I am in Maryland. My customer is in Maine. My customer sent a deposit for me to create a product and signed an electronic contract. I never left Maryland, and my customer never left Maine. It took considerable time and expense to create it. Before I sent the product, I sent multiple invoices. They are now ignoring me. I would like to recover the amount of $300. Can I sue them in my local district court, or must I sue them in Maine?
1 Answer from Attorneys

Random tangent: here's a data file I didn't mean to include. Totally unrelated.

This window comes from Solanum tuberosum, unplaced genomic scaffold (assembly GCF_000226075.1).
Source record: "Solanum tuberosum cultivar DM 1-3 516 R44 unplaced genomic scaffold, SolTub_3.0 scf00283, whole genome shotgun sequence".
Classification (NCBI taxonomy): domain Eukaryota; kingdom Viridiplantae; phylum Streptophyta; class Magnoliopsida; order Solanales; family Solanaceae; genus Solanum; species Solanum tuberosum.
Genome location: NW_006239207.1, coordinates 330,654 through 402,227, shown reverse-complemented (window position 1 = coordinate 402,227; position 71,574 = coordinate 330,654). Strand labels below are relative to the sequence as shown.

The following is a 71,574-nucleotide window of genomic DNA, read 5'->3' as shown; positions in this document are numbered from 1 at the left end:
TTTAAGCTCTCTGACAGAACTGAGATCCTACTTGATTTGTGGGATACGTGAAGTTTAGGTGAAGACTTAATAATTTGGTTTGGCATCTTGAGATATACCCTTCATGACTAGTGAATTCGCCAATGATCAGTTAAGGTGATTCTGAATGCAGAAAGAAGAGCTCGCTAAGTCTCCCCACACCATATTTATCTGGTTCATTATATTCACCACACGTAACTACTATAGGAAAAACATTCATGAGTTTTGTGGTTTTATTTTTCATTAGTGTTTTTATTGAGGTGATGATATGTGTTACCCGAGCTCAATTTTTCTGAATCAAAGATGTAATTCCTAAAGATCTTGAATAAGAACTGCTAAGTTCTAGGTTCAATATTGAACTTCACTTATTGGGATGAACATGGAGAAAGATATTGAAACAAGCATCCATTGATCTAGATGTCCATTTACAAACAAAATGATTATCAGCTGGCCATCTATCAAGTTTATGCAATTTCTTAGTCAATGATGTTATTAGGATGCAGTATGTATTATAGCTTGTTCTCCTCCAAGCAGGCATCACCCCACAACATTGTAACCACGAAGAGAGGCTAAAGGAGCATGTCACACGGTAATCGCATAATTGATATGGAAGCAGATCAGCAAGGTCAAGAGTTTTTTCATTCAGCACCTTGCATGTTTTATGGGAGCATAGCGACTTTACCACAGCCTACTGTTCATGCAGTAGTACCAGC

A person who transacts business in MD is subject to its jurisdiction. The question is whether an out of state customer contacts you to perform a service or create a product in MD and sends partial payment to you, albeit from out of state, can be held to have submitted themselves to the jurisdiction of a MD court by doing so. In today's economy, where you might have a customer base from anywhere, I think a court would uphold MD jurisdiction. But here's a practical problem--you will probably get a default judgment against them here, but to collect it you may have to enroll your judgment in ME to proceed against their assets (bank account, etc.). If you happen to know they bank at an interstate bank and perhaps their acct # if they paid you the deposit by check and you kept a copy, you might attempt to serve a bank attachment on a MD branch of their bank using the MD judgment, but if they object on jurisdictional grounds the bank might back up their customer. So you have to ask yourself is all of this worth $300 to collect.